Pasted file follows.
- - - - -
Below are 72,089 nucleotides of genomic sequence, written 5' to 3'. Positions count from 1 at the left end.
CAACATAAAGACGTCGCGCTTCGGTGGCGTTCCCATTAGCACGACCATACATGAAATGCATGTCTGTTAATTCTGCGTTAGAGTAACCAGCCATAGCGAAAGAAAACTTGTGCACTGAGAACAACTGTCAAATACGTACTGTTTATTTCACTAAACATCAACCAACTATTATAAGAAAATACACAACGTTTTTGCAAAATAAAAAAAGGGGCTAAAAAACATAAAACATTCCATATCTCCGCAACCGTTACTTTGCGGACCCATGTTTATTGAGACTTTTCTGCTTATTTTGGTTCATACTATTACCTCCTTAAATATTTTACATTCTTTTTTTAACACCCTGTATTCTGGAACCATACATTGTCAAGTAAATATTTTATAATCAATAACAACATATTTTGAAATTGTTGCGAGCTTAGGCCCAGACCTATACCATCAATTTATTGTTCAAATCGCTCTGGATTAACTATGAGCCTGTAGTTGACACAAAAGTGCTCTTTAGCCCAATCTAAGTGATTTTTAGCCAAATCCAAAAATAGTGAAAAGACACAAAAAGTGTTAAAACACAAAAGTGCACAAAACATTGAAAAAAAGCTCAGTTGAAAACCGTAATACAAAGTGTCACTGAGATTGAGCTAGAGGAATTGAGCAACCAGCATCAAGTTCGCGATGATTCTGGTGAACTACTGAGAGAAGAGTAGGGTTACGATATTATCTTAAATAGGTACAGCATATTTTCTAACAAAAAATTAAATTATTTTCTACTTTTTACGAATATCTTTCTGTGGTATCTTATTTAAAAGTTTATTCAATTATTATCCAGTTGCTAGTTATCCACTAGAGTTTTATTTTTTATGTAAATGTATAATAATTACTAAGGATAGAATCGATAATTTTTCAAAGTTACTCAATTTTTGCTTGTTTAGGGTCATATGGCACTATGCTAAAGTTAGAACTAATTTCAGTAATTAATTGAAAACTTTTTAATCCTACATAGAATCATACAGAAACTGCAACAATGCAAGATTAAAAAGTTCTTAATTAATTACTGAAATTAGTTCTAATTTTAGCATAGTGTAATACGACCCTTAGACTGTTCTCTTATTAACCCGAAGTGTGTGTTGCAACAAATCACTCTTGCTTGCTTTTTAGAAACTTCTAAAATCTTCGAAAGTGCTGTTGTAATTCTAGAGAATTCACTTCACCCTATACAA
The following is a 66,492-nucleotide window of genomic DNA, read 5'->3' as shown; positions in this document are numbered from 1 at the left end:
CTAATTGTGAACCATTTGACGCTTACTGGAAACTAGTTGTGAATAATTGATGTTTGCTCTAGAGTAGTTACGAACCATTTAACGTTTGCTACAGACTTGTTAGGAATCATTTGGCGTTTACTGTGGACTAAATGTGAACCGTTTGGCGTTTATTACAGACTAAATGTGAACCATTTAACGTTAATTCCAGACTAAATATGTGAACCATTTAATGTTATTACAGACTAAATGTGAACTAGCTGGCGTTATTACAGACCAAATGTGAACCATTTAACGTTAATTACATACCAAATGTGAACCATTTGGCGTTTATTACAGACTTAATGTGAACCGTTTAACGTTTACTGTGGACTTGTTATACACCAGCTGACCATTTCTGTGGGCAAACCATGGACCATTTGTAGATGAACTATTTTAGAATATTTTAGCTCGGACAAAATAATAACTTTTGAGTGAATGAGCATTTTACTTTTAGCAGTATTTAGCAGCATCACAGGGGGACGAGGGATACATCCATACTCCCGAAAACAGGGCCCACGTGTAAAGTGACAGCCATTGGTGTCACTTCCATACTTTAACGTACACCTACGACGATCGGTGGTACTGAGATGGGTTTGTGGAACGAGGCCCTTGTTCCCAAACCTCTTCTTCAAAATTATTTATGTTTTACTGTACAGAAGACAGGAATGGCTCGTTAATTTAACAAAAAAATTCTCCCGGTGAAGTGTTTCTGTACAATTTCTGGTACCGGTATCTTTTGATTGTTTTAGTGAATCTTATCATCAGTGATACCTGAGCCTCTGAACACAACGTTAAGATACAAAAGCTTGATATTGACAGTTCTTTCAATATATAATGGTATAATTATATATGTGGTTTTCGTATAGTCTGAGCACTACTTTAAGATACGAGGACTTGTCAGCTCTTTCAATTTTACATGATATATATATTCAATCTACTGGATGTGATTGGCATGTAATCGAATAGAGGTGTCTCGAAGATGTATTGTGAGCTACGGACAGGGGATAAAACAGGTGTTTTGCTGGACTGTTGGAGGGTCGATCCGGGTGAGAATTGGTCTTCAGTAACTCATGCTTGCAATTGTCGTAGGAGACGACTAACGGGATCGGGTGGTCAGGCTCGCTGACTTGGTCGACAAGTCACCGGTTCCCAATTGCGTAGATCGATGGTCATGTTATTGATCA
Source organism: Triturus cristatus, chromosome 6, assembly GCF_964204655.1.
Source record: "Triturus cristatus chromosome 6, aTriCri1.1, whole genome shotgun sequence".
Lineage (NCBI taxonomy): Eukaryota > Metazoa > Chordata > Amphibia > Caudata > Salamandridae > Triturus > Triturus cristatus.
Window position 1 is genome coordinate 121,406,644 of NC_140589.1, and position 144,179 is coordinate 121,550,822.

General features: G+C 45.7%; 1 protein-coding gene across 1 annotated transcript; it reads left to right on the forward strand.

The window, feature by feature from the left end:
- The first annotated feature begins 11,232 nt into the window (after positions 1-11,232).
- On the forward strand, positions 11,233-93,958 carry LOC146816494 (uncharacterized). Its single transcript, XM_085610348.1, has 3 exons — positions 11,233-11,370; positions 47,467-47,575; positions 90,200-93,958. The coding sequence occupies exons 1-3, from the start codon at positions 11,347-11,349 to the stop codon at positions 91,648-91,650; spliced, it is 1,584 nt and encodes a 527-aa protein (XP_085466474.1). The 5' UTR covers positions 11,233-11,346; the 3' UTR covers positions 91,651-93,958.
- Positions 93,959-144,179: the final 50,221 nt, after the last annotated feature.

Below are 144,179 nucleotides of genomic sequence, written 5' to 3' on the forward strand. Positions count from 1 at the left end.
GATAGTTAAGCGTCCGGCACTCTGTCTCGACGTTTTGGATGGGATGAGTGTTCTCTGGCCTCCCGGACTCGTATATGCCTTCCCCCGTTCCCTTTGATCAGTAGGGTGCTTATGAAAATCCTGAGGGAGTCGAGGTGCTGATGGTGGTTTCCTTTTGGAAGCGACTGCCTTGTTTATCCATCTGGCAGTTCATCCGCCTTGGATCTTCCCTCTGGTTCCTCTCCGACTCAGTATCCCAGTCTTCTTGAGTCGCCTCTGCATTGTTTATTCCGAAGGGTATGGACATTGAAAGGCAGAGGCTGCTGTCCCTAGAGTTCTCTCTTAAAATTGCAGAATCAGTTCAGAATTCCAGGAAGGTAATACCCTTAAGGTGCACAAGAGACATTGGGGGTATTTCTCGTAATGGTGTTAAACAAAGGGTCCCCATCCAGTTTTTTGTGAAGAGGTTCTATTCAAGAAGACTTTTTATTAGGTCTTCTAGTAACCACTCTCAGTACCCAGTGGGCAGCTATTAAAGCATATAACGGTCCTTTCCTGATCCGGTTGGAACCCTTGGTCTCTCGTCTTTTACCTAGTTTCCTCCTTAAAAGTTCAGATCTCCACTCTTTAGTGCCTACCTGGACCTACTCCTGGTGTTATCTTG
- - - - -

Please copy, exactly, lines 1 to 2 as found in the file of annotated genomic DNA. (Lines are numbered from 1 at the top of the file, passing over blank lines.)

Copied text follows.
Below are 72,089 nucleotides of genomic sequence, written 5' to 3'. Positions count from 1 at the left end.
CAACATAAAGACGTCGCGCTTCGGTGGCGTTCCCATTAGCACGACCATACATGAAATGCATGTCTGTTAATTCTGCGTTAGAGTAACCAGCCATAGCGAAAGAAAACTTGTGCACTGAGAACAACTGTCAAATACGTACTGTTTATTTCACTAAACATCAACCAACTATTATAAGAAAATACACAACGTTTTTGCAAAATAAAAAAAGGGGCTAAAAAACATAAAACATTCCATATCTCCGCAACCGTTACTTTGCGGACCCATGTTTATTGAGACTTTTCTGCTTATTTTGGTTCATACTATTACCTCCTTAAATATTTTACATTCTTTTTTTAACACCCTGTATTCTGGAACCATACATTGTCAAGTAAATATTTTATAATCAATAACAACATATTTTGAAATTGTTGCGAGCTTAGGCCCAGACCTATACCATCAATTTATTGTTCAAATCGCTCTGGATTAACTATGAGCCTGTAGTTGACACAAAAGTGCTCTTTAGCCCAATCTAAGTGATTTTTAGCCAAATCCAAAAATAGTGAAAAGACACAAAAAGTGTTAAAACACAAAAGTGCACAAAACATTGAAAAAAAGCTCAGTTGAAAACCGTAATACAAAGTGTCACTGAGATTGAGCTAGAGGAATTGAGCAACCAGCATCAAGTTCGCGATGATTCTGGTGAACTACTGAGAGAAGAGTAGGGTTACGATATTATCTTAAATAGGTACAGCATATTTTCTAACAAAAAATTAAATTATTTTCTACTTTTTACGAATATCTTTCTGTGGTATCTTATTTAAAAGTTTATTCAATTATTATCCAGTTGCTAGTTATCCACTAGAGTTTTATTTTTTATGTAAATGTATAATAATTACTAAGGATAGAATCGATAATTTTTCAAAGTTACTCAATTTTTGCTTGTTTAGGGTCATATGGCACTATGCTAAAGTTAGAACTAATTTCAGTAATTAATTGAAAACTTTTTAATCCTACATAGAATCATACAGAAACTGCAACAATGCAAGATTAAAAAGTTCTTAATTAATTACTGAAATTAGTTCTAATTTTAGCATAGTGTAATACGACCCTTAGACTGTTCTCTTATTAACCCGAAGTGTGTGTTGCAACAAATCACTCTTGCTTGCTTTTTAGAAACTTCTAAAATCTTCGAAAGTGCTGTTGTAATTCTAGAGAATTCACTTCACCCTATACAA